Georgia Lee Metcalfe Memorial Scholarship

The Georgia Lee Metcalfe Memorial Scholarship is for students interested mental health issues who plan to pursue a career in mental health upon graduation.

Eligibility criteria

  • Demonstrate financial need (complete a FAFSA for the current academic year).
  • Enrolled full-time in the occupational therapy curriculum.
  • Student must have demonstrated interest in mental health during their academic career with an interest to pursue mental health upon graduation. Interest will be expressed in a one-page essay. See examples of "demonstrated interest" below.
  • Second year occupational therapy student.
  • Minimum of a 3.3 GPA.


  • March 1


  • Amount varies
  • Award will be credited directly to the recipient's student account in two distributions:
    • First distribution in the fall academic semester
    • Second distribution during the subsequent semester

Application instructions

Please include the following documents with your application:

  • Proof of interest in mental health area

One-page essay should include examples of student's "demonstrated interest" in mental health practice.

  • Volunteer experience.
  • Scholarly works including research papers, professional posters, presentations, etc.
  • Letters of recommendation/reference from people in the mental health field.
  • Description of plan to practice in mental health upon graduation.

Submit your application electronically by completing the Google Form:




Georgia Lee Metcalfe enjoyed working with people. "She actually lived her job," says her mother Vera Metcalfe. "That's one of the reasons she got into occupational therapy."

Georgia Metcalfe was a certified teacher and earned a bachelor's degree in environmental science from Grand Valley State University.  For a time, she traveled to Wisconsin and other states, working with a parks program. Soon, however, she discovered that her greatest pleasure came from working with people.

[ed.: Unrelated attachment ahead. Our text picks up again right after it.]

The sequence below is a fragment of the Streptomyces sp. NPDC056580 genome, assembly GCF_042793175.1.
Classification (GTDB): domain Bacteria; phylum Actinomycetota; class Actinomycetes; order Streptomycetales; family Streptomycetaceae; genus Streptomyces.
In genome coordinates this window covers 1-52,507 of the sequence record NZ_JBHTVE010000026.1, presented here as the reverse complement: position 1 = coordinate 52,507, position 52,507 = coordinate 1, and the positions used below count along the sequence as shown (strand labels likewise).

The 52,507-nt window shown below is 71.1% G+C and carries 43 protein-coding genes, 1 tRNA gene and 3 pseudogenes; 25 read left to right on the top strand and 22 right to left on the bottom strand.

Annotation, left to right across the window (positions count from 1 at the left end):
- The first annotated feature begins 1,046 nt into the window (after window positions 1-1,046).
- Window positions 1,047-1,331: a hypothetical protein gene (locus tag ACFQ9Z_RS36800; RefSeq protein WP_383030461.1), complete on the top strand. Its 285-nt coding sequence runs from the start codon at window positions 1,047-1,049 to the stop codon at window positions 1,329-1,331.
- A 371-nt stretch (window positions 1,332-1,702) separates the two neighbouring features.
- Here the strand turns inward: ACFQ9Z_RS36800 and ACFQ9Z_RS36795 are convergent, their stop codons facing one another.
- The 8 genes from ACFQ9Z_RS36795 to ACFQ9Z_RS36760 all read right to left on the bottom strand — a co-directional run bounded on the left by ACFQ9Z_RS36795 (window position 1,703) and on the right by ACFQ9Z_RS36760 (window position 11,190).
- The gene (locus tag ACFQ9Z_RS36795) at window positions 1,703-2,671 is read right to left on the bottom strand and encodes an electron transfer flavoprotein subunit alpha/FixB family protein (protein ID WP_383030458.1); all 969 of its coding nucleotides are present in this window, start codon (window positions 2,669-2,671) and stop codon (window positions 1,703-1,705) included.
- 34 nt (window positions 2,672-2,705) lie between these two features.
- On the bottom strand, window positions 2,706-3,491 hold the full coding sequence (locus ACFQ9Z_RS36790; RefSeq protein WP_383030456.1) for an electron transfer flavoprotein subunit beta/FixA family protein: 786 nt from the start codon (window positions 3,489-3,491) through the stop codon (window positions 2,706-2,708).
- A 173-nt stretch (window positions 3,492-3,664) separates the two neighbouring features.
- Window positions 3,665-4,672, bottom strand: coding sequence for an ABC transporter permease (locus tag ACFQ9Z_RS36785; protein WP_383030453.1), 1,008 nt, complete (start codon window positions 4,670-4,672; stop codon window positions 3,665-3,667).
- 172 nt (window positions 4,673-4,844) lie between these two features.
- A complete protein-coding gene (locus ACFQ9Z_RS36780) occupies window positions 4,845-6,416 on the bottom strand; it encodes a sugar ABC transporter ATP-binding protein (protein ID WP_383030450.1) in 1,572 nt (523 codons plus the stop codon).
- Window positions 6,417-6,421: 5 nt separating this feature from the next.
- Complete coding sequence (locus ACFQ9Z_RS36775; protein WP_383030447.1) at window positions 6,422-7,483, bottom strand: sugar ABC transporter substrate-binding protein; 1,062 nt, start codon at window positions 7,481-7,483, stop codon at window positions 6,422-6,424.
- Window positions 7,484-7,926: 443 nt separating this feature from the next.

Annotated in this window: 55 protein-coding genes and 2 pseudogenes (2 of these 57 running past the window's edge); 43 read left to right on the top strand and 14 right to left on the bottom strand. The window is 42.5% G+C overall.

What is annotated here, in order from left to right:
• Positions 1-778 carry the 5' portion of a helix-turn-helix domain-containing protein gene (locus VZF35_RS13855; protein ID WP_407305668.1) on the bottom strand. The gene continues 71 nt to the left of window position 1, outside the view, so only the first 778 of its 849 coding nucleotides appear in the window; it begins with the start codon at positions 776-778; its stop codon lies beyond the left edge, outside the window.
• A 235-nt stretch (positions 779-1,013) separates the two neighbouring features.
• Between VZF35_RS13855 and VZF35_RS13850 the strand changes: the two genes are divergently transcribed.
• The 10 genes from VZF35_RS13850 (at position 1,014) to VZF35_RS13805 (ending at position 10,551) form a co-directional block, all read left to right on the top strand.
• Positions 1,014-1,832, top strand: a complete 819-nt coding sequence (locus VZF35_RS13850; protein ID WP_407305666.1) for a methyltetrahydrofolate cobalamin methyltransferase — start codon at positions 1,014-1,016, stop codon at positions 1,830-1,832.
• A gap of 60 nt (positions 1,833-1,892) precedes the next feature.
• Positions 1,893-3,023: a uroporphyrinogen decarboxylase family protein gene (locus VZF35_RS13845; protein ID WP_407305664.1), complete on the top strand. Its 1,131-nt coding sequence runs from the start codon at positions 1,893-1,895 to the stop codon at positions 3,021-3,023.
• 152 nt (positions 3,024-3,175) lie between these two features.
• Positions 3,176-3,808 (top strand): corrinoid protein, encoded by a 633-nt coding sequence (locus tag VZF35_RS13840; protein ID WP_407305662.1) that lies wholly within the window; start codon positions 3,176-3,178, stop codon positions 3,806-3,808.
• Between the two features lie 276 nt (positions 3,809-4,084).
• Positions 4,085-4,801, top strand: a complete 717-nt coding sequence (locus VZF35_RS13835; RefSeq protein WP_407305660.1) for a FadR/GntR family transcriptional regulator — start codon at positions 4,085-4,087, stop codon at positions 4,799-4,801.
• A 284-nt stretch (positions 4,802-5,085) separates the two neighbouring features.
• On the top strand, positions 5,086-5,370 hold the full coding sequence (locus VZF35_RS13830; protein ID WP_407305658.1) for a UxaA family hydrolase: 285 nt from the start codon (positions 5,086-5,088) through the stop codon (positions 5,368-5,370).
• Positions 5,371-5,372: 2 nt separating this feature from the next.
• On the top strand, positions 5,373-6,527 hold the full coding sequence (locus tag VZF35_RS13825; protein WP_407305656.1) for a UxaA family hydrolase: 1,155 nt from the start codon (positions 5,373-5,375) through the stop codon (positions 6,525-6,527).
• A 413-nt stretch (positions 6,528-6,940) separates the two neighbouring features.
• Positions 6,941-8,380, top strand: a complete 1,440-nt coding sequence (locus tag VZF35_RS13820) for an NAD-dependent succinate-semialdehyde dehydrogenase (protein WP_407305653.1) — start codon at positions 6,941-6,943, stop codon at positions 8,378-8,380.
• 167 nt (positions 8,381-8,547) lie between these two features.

Following that proclivity, she decided to pursue a degree in occupational therapy through a correspondence course offered by WMU. In 1988, she returned to WMU's Kalamazoo campus and completed her master's degree in OT there.

Georgia Metcalfe began her OT career at Three Rivers Hospital, where she demonstrated her gift for helping transform people's lives from broken to whole. "She helped one young man who was totally incapacitated, and worked with him until he was able to move into his own apartment," her mother recalled. "She would figure out how she could help people by using her skills to reconfigure equipment, which made life easier for her clients."

Georgia Metcalfe passed away in 2007, leaving a legacy of caring and dedication among all of those whose lives she touched, especially her husband, Bob Davidson. She also lives on in the Georgia Lee Metcalfe Endowed Scholarship, established by her mother in 2010 to memorialize her daughter and the spirit of her work.

"We were very close," says Vera Metcalfe, "and I thought a scholarship might be something Georgia would approve of because she liked the work so well." She adds, "I would hope that it would go to someone who was dedicated to the field of OT and needed funds to help them along."